Defining Campaign Objectives
The hierarchy-of-effects model clarifies the objectives of an advertising campaign and each individual advertisement.
Examine how campaign objectives are identified for an advertising campaign
- The model suggests that there are six steps a consumer or a business buyer moves through when making a purchase.
- It is easier to accomplish ad objectives located at the base of the pyramid than the ones toward the top.
- Many marketers know the hierarchy-of-effects model, but usually by a different name. Some call it AIDA, others the demand chain, still more the purchase funnel.
- hierarchy-of-effects model: It clarifies the objectives of an advertising campaign and for each individual advertisement.
- Maslow’s Hierarchy of Needs: a theory in psychology describing the pattern that human motivations generally move through
When determining your campaign objectives, you need to consider the state your audience is in and where you want them to be. Among advertising theories, the hierarchy-of-effects model is predominant. It clarifies the objectives of an advertising campaign and for each individual advertisement.
Even though it is just one of several theoretical frameworks that is useful in developing an advertisement for an advertising campaign, it shows clear steps of how advertising works.
The Hierarchy-of-effects Model
The hierarchy-of-effects model can be explained with the help of a pyramid. The lower level objectives such as awareness, knowledge or comprehension are accomplished first.
Subsequent objectives may focus on moving prospects to higher levels in the pyramid to elicit desired behavioural responses such as associating feelings with the brand, trial, or regularuse.
It is easier to accomplish ad objectives located at the base of the pyramid than the ones toward the top. The percentage of prospective customers will decline as they move up the pyramid toward more action-oriented objectives, such as regular brand use.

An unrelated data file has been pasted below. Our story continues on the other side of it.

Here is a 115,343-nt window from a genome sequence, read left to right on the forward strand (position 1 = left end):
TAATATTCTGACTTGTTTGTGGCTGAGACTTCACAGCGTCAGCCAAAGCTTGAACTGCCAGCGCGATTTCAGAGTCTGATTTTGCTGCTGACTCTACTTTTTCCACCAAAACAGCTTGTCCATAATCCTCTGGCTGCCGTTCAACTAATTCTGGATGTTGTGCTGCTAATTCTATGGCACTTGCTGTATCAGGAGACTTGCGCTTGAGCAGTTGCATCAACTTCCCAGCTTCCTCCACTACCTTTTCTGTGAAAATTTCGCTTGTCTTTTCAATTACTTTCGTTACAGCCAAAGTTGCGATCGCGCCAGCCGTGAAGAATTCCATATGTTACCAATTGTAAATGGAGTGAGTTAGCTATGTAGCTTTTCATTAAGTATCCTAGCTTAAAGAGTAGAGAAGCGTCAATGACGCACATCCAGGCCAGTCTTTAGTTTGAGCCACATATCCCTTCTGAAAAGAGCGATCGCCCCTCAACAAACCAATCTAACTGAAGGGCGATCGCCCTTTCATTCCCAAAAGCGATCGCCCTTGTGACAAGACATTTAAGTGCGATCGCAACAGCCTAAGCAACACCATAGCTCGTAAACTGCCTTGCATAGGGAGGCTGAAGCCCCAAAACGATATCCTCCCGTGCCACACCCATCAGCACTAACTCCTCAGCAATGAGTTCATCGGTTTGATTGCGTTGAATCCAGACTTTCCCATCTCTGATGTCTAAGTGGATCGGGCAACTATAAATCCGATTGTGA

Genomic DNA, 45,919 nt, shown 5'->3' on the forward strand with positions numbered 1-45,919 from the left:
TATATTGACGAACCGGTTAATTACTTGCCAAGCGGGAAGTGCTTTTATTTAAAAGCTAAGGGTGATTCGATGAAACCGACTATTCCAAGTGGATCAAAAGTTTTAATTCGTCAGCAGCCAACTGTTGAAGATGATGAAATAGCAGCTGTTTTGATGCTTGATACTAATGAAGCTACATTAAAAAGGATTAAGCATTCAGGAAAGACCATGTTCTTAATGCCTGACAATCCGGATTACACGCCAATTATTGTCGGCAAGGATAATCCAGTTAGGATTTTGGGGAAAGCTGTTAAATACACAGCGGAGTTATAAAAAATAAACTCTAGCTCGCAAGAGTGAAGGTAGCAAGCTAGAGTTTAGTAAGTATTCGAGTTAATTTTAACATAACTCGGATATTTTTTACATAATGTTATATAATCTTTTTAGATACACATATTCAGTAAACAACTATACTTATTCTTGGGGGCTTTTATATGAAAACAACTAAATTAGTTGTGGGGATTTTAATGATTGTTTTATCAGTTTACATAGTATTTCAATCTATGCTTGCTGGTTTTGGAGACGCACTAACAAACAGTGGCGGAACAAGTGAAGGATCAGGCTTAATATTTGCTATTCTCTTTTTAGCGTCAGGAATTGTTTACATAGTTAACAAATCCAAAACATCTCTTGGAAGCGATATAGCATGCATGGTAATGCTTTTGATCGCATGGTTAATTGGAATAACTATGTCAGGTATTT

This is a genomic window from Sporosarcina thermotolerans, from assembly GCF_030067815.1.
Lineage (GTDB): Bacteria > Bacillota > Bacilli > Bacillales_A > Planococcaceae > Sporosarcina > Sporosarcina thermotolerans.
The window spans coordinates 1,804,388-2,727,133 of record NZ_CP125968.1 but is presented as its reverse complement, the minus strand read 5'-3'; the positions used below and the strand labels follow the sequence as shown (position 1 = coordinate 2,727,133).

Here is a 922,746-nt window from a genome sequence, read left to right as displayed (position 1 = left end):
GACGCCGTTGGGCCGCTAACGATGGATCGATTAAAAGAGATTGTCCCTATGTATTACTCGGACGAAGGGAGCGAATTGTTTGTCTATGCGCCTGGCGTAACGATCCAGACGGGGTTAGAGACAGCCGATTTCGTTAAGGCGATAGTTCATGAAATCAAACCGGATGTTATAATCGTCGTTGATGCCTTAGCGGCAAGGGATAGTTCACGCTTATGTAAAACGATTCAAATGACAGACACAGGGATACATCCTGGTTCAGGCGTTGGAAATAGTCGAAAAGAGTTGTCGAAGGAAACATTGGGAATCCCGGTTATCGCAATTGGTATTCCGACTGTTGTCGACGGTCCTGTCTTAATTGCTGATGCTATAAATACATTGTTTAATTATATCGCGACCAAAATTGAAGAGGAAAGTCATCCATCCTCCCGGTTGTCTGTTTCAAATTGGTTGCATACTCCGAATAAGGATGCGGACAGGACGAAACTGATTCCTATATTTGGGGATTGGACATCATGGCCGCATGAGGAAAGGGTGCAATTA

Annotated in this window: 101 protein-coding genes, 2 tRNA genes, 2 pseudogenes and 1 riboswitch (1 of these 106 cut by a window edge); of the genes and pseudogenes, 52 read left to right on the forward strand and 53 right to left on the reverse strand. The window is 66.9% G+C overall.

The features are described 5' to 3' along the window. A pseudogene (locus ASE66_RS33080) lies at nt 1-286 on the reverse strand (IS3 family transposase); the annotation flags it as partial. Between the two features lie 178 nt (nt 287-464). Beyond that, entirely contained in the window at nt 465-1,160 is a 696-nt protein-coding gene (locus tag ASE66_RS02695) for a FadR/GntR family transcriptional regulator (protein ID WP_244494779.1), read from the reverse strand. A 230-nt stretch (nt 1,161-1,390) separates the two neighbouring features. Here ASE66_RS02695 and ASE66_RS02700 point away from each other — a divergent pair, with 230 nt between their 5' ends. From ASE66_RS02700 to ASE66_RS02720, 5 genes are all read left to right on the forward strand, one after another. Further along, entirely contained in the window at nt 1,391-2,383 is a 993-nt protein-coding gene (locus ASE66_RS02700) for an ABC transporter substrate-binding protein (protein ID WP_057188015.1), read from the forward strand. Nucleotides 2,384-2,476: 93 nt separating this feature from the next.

Many marketers know the hierarchy-of-effects model, but usually by a different name. Some call it AIDA, others the demand chain, still more the purchase funnel. Whatever the name, it invariably begins with the total potential market for your brand. This pool of potential customers then progress through a series of stages that can include awareness, preference, purchase and, hopefully, loyalty.
The Six Steps
If most of the target audience is unaware of the object, the communicator’s task is to build awareness with simple messages repeating the product name. Consumers must become aware of the brand. This isn’t as straightforward as it seems. Capturing someone’s attention doesn’t mean they will notice the brand name. Thus, the brand name needs to be made focal to get consumers to become aware.
The target audience might have product awareness but not know much more, so this stage involves creating brand knowledge. This is where comprehension of the brand name and what it stands for becomes important. What are the brand’s specific appeals, its benefits? In what way is it different than competitor ‘s brands? Who is the target market? These are the types of questions that must be answered if consumers are to achieve the step of brand knowledge.
If target members know the product, how do they feel about it? If the audience looks unfavorably toward the product, the communicator has to find out why. If the unfavorable view is based on real problems, a communication campaign alone cannot solve it. It would be necessary to first fix the problem and only afterward communicate its renewed quality.
The target audience might like the product but not prefer it to others. In this case, the communicator must try to build consumer preference by promoting quality, value, performance, and other features. The communicator can check the success of the campaign by measuring audience preference before and after it.
A target audience might prefer a particular product but not develop a conviction about buying it. The communicator’s job is to build conviction among the target audience.
Finally, some members of the target audience might have conviction but not quite get around to making the purchase. They may wait for more information or plan to act later. The communicator must get these consumers to take the final step, perhaps by offering the product at a low price, offering a premium, or letting consumers try it out. This is where consumers make a move to actually search out information or purchase.
Advertising is thus thought to work and follow a certain sequence whereby the prospect is moved through a series of stages in succession from unawareness of the brand to purchase of its product.